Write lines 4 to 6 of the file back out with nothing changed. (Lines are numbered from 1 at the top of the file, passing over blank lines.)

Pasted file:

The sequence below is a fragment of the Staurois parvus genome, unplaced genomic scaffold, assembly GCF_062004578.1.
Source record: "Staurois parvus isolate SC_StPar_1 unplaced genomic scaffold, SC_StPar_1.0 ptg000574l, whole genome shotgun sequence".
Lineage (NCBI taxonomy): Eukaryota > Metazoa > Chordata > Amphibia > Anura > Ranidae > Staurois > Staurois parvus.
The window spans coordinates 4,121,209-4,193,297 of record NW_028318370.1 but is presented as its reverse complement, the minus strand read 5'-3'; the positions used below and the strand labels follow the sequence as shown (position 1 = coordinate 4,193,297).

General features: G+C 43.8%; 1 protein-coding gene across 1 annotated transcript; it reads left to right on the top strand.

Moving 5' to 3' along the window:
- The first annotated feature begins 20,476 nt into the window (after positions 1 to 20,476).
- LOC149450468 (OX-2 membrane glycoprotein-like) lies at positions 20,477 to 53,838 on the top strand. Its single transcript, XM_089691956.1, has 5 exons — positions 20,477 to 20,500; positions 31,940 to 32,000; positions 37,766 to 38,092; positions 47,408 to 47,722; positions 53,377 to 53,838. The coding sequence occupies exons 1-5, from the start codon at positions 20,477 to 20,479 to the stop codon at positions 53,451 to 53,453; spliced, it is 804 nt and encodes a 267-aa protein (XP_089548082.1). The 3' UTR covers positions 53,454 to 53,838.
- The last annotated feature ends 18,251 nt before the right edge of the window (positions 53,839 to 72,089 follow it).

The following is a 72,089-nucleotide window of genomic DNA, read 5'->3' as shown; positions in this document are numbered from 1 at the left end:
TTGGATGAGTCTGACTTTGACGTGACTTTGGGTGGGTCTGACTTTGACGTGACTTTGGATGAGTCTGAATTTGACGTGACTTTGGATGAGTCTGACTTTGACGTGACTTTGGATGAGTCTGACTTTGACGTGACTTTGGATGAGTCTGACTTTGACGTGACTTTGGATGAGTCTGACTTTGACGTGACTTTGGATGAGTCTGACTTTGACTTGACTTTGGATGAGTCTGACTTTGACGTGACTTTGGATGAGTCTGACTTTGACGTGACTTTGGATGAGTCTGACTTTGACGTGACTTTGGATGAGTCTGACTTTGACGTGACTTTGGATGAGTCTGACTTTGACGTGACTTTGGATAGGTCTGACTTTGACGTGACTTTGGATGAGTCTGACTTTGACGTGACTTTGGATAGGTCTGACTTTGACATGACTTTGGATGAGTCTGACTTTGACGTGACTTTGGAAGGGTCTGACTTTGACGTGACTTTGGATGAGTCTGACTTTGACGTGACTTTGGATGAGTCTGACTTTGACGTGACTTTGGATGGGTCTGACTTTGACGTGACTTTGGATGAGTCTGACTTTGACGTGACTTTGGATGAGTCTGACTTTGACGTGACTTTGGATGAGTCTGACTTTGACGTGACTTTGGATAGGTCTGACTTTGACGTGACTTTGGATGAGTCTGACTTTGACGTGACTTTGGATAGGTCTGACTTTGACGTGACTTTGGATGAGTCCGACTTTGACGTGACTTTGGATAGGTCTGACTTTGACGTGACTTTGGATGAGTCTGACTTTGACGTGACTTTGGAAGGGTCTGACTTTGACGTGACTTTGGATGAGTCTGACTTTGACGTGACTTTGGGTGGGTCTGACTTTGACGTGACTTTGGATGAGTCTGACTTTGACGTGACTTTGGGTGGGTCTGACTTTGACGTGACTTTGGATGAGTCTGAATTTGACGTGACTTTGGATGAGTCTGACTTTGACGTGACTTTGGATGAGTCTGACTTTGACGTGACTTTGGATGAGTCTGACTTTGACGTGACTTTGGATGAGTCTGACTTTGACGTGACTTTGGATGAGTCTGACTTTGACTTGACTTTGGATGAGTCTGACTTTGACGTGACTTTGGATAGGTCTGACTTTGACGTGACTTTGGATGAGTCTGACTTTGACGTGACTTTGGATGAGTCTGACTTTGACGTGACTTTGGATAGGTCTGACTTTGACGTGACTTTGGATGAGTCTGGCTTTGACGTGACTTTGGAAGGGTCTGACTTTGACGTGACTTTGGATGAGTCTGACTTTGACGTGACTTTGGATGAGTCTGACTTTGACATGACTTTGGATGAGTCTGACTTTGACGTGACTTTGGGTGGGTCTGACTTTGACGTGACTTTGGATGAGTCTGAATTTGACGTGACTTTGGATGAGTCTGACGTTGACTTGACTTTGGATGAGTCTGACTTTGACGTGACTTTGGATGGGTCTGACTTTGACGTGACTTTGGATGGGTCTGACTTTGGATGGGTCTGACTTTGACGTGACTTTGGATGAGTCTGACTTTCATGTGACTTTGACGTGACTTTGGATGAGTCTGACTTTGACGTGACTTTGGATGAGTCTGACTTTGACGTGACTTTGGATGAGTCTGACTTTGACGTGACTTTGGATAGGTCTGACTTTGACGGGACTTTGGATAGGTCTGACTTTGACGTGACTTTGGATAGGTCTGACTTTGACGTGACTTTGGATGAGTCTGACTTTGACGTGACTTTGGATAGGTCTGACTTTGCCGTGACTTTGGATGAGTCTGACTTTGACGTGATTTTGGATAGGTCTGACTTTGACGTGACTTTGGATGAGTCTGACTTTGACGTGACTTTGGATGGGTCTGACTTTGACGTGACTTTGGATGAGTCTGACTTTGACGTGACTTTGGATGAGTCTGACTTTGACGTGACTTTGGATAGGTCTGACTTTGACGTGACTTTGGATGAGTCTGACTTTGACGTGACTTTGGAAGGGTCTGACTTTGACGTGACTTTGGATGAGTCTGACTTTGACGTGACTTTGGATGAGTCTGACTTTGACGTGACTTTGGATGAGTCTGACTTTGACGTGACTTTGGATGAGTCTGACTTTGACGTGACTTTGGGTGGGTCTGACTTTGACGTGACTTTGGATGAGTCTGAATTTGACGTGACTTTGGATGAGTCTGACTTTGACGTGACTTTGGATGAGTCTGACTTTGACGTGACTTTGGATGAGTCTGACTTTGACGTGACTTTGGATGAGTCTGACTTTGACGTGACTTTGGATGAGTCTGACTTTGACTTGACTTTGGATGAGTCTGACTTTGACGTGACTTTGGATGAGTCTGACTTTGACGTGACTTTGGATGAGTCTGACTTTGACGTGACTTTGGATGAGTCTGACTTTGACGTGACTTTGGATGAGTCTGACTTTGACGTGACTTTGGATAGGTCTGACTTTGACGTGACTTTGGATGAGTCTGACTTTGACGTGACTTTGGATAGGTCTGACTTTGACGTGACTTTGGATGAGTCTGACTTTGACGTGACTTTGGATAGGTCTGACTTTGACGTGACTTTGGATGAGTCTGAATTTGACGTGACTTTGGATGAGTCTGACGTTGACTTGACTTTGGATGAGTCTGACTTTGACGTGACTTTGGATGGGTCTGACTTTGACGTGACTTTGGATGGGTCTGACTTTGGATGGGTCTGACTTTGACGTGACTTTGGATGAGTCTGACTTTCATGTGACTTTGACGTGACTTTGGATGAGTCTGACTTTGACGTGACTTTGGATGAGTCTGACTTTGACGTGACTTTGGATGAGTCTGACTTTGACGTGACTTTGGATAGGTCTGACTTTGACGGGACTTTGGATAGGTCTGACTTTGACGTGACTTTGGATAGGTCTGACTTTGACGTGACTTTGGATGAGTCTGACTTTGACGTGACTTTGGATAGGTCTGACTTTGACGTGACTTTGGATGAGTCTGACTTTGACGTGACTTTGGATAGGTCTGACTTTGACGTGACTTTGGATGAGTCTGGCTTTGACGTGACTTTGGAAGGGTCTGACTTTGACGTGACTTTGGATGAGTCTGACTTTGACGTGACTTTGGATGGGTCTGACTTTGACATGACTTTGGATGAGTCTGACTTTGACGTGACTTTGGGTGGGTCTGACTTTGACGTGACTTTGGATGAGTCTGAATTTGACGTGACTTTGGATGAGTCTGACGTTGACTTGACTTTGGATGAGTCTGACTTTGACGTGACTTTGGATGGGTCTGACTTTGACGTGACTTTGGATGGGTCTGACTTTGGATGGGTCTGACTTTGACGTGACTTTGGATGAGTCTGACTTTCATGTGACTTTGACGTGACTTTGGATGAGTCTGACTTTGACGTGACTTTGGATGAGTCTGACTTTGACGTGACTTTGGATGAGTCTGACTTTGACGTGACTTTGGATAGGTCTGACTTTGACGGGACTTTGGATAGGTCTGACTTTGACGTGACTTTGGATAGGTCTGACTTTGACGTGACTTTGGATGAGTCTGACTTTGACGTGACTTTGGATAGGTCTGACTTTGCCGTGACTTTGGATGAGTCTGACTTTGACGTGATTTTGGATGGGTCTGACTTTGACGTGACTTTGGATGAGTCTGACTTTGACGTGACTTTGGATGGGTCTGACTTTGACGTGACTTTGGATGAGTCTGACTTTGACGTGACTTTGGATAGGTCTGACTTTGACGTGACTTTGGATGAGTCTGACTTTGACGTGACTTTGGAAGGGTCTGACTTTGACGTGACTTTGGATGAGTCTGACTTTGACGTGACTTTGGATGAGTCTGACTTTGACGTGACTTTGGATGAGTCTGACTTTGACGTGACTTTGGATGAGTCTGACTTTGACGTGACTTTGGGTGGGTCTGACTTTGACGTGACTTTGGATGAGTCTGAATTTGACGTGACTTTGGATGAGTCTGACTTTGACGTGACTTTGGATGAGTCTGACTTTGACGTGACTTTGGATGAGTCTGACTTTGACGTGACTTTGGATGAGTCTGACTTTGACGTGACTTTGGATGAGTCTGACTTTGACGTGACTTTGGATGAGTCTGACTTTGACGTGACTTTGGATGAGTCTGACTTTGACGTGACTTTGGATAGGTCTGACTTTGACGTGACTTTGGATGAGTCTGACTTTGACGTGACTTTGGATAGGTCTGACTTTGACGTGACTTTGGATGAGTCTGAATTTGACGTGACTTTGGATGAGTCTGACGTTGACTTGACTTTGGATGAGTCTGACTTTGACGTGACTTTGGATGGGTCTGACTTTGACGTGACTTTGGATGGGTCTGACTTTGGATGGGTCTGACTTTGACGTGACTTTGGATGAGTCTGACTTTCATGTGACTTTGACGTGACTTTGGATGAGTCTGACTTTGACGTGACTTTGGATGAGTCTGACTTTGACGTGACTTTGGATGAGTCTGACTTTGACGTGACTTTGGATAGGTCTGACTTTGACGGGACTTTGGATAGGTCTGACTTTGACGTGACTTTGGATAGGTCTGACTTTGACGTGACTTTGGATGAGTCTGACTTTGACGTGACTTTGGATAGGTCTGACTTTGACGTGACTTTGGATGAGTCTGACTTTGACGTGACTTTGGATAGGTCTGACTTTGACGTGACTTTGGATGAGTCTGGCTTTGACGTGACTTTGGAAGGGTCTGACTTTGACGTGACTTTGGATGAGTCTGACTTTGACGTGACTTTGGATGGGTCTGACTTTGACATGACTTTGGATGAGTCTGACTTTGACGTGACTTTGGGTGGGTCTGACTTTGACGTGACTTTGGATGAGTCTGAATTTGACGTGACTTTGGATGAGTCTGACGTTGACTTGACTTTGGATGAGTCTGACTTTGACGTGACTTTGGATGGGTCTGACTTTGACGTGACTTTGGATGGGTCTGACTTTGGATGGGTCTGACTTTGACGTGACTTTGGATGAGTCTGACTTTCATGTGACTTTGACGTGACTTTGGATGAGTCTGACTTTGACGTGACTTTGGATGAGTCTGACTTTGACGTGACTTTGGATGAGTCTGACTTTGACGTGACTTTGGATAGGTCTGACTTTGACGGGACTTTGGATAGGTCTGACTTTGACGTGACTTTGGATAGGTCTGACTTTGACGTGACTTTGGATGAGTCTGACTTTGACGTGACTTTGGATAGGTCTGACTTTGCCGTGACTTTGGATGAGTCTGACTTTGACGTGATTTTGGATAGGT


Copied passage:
The window spans coordinates 4,121,209-4,193,297 of record NW_028318370.1 but is presented as its reverse complement, the minus strand read 5'-3'; the positions used below and the strand labels follow the sequence as shown (position 1 = coordinate 4,193,297).

General features: G+C 43.8%; 1 protein-coding gene across 1 annotated transcript; it reads left to right on the top strand.

Moving 5' to 3' along the window: